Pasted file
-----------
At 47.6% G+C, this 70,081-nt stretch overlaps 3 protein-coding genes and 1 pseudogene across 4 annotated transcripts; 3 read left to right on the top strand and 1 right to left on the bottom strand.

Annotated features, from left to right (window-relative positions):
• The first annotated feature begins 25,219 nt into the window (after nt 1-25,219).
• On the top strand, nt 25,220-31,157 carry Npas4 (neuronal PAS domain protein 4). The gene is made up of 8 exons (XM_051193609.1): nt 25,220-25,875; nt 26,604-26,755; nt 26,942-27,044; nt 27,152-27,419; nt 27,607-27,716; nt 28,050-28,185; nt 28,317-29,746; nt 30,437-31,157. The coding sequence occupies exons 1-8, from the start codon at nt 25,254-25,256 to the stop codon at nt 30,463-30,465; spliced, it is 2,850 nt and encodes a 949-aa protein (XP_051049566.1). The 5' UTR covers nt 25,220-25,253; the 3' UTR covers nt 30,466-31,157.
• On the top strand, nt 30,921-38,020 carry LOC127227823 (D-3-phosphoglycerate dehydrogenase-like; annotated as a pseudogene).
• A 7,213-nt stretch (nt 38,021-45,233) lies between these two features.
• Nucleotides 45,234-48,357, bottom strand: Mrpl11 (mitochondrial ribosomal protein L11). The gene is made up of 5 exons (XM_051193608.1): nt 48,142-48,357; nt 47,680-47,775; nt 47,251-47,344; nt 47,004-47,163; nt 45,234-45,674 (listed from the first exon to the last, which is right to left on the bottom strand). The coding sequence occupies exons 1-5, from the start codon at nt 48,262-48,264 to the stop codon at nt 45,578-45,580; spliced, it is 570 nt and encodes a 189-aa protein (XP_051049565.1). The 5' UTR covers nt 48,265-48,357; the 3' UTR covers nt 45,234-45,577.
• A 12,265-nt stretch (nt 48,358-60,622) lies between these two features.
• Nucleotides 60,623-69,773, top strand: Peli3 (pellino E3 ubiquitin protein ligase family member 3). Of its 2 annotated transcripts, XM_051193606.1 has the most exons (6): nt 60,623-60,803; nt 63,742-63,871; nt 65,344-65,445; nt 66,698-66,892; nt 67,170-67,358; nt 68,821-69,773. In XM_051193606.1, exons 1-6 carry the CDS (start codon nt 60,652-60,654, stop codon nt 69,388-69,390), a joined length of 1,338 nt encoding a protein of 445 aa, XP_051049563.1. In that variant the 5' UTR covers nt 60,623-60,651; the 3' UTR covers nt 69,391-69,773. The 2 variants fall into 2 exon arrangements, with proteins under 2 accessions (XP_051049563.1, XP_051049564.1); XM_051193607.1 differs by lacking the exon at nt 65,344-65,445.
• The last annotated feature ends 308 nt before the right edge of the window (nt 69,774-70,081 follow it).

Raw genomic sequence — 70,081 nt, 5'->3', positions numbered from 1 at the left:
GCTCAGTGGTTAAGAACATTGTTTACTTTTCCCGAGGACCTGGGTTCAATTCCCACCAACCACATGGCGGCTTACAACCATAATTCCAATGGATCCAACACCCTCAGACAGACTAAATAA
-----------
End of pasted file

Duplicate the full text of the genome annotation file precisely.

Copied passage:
At 47.6% G+C, this 70,081-nt stretch overlaps 3 protein-coding genes and 1 pseudogene across 4 annotated transcripts; 3 read left to right on the top strand and 1 right to left on the bottom strand.

Annotated features, from left to right (window-relative positions):
• The first annotated feature begins 25,219 nt into the window (after nt 1-25,219).
• On the top strand, nt 25,220-31,157 carry Npas4 (neuronal PAS domain protein 4). The gene is made up of 8 exons (XM_051193609.1): nt 25,220-25,875; nt 26,604-26,755; nt 26,942-27,044; nt 27,152-27,419; nt 27,607-27,716; nt 28,050-28,185; nt 28,317-29,746; nt 30,437-31,157. The coding sequence occupies exons 1-8, from the start codon at nt 25,254-25,256 to the stop codon at nt 30,463-30,465; spliced, it is 2,850 nt and encodes a 949-aa protein (XP_051049566.1). The 5' UTR covers nt 25,220-25,253; the 3' UTR covers nt 30,466-31,157.
• On the top strand, nt 30,921-38,020 carry LOC127227823 (D-3-phosphoglycerate dehydrogenase-like; annotated as a pseudogene).
• A 7,213-nt stretch (nt 38,021-45,233) lies between these two features.
• Nucleotides 45,234-48,357, bottom strand: Mrpl11 (mitochondrial ribosomal protein L11). The gene is made up of 5 exons (XM_051193608.1): nt 48,142-48,357; nt 47,680-47,775; nt 47,251-47,344; nt 47,004-47,163; nt 45,234-45,674 (listed from the first exon to the last, which is right to left on the bottom strand). The coding sequence occupies exons 1-5, from the start codon at nt 48,262-48,264 to the stop codon at nt 45,578-45,580; spliced, it is 570 nt and encodes a 189-aa protein (XP_051049565.1). The 5' UTR covers nt 48,265-48,357; the 3' UTR covers nt 45,234-45,577.
• A 12,265-nt stretch (nt 48,358-60,622) lies between these two features.
• Nucleotides 60,623-69,773, top strand: Peli3 (pellino E3 ubiquitin protein ligase family member 3). Of its 2 annotated transcripts, XM_051193606.1 has the most exons (6): nt 60,623-60,803; nt 63,742-63,871; nt 65,344-65,445; nt 66,698-66,892; nt 67,170-67,358; nt 68,821-69,773. In XM_051193606.1, exons 1-6 carry the CDS (start codon nt 60,652-60,654, stop codon nt 69,388-69,390), a joined length of 1,338 nt encoding a protein of 445 aa, XP_051049563.1. In that variant the 5' UTR covers nt 60,623-60,651; the 3' UTR covers nt 69,391-69,773. The 2 variants fall into 2 exon arrangements, with proteins under 2 accessions (XP_051049563.1, XP_051049564.1); XM_051193607.1 differs by lacking the exon at nt 65,344-65,445.
• The last annotated feature ends 308 nt before the right edge of the window (nt 69,774-70,081 follow it).

Raw genomic sequence — 70,081 nt, 5'->3', positions numbered from 1 at the left:
GCTCAGTGGTTAAGAACATTGTTTACTTTTCCCGAGGACCTGGGTTCAATTCCCACCAACCACATGGCGGCTTACAACCATAATTCCAATGGATCCAACACCCTCAGACAGACTAAATAA